Can I Breastfeed If I Have a Fever?

The moment your baby is delivered, your body begins producing the perfect mix of antibodies and nutrients in your breast milk for your child. However, what about when you’re ill? Should you keep breastfeeding if you have a fever? Are there any other things that you should watch out for when breastfeeding?

Can I Breastfeed If I Have a Fever?

Truth is, mothers can continue breastfeeding when they're ill. As a matter of fact, it’s good for the child. When mom gets sick with a fever, her body starts fighting the illness by making antibodies, which then get passed on to the child through beast-milk. By continuing the breastfeeding, you are not just protecting your child from getting sick, you’re also keeping your milk supply up.

Illnesses that are transmitted through breast-milk is very rare. Your child has a better chance of your infection being transmitted by close contact, and your breast-milk might protect them from catching the infection from you. However, even if you do pass the illness along to your child, the breast-milk carries antibodies that you have produced to fight the infection on to your child and help him/her in a faster recovery.

Stopping Breastfeeding Causes Problems

Discontinuing breastfeeding when you have a fever is not productive, unless you are specifically told to do so by a doctor. This can lead to the breasts becoming too full, resulting in mastitis, which will worsen the fever. Stopping for a prolonged period of time may also decrease the amount of breast-milk you produce, meaning your child may have to be weaned before he/she is ready.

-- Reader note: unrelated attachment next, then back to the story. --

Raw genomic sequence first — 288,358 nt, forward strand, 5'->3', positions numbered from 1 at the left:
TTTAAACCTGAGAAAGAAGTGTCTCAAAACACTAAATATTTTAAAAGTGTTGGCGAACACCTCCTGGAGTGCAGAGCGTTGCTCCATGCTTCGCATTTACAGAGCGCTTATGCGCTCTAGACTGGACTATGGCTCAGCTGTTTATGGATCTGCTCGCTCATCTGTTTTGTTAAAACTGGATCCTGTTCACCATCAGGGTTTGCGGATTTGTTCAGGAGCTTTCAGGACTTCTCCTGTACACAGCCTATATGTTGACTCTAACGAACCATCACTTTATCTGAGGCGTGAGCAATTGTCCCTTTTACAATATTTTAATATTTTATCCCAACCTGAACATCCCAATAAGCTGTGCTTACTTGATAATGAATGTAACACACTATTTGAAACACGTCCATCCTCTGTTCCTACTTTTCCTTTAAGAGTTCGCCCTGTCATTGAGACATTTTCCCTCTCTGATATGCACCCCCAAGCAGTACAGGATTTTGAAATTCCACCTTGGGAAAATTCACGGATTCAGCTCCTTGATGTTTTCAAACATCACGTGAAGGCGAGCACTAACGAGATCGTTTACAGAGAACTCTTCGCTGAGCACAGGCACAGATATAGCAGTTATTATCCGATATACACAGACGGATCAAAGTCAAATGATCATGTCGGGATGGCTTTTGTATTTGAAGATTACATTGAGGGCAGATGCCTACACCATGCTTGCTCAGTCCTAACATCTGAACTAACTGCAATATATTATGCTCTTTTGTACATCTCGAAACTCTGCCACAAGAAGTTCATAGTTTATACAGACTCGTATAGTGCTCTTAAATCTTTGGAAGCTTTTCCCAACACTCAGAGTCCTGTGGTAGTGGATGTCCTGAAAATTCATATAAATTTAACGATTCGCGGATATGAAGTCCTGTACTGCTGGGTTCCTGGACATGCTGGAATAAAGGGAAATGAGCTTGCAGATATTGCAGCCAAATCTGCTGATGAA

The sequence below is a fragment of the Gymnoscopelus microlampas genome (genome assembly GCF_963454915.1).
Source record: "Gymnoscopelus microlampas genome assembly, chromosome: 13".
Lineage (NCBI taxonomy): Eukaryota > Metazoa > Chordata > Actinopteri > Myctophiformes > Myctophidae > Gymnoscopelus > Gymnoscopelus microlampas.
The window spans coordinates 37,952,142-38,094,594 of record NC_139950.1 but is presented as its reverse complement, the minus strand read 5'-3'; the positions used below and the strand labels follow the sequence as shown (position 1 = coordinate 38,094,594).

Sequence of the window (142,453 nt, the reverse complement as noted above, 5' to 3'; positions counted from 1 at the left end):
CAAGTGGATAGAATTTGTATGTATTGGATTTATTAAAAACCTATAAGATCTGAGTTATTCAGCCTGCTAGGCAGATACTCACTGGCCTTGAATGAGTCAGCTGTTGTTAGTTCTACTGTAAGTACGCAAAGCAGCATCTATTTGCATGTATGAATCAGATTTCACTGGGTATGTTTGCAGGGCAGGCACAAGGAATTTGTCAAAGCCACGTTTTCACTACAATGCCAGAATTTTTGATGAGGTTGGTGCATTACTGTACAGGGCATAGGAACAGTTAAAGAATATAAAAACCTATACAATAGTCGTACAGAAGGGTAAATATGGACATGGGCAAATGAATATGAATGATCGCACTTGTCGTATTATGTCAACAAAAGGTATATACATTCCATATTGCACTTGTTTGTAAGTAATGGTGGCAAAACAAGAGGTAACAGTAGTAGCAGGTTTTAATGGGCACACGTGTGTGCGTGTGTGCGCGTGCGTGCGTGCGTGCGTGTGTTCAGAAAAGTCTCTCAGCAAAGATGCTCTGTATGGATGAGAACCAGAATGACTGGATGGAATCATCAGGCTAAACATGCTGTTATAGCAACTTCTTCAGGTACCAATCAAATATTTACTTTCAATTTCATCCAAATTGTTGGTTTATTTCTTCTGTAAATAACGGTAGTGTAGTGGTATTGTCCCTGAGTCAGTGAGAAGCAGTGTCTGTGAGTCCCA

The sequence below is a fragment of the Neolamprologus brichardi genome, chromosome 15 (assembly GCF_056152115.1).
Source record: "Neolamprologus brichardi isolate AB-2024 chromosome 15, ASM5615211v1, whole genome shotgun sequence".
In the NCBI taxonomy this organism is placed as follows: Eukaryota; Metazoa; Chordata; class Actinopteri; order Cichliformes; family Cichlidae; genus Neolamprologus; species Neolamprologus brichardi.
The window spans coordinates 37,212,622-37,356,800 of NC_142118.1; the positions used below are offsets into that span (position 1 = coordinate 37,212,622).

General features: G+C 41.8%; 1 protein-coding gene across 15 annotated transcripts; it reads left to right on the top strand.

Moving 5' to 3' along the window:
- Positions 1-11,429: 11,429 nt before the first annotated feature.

How to Reduce Baby's Risk of Being Infected

If you are ill and have a fever, there're things you can do to reduce any risk to your baby:

  • Take medications: Ibuprofen and acetaminophen are considered safe medications to take while breastfeeding. However, ibuprofen should be avoided if you have asthma, or stomach ulcers. It is best to avoid aspirin while breastfeeding, because it may cause problems for your child when it passes on to them through your breast-milk.
  • Wash your hands often with hot water and soap, or hand sanitizer.
  • Discard used tissues, dirty napkins, or handkerchiefs in the waste bin or wash room.
  • Cover your nose and mouth with a tissue or use the crook of your arm when coughing or sneezing.
  • Don’t kiss the baby’s face while you are sick. You’ll have plenty of time to do that again when you’re feeling better.
  • Don't put any part of the child's pacifier in your mouth before giving it to the baby.

Can I Breastfeed If I Have Other Ailments such as Cold or Strep Throat?

Can I breastfeed if I have a fever? Yes, but what if I have a cold or flu? Is it still safe and recommended?

If You Have a Cold or Flu

Breastfeeding is safe and is actually still the preferred way of feeding your baby. Yes, mom passes on protective antibodies to their babies during breastfeeding for many infectious diseases, including the flu. The flu can be very serious in young babies and breastfeeding is one way mom can offer protection from illness. Babies that aren’t breastfed get sick from infections like the flu more severely and more often than babies who do.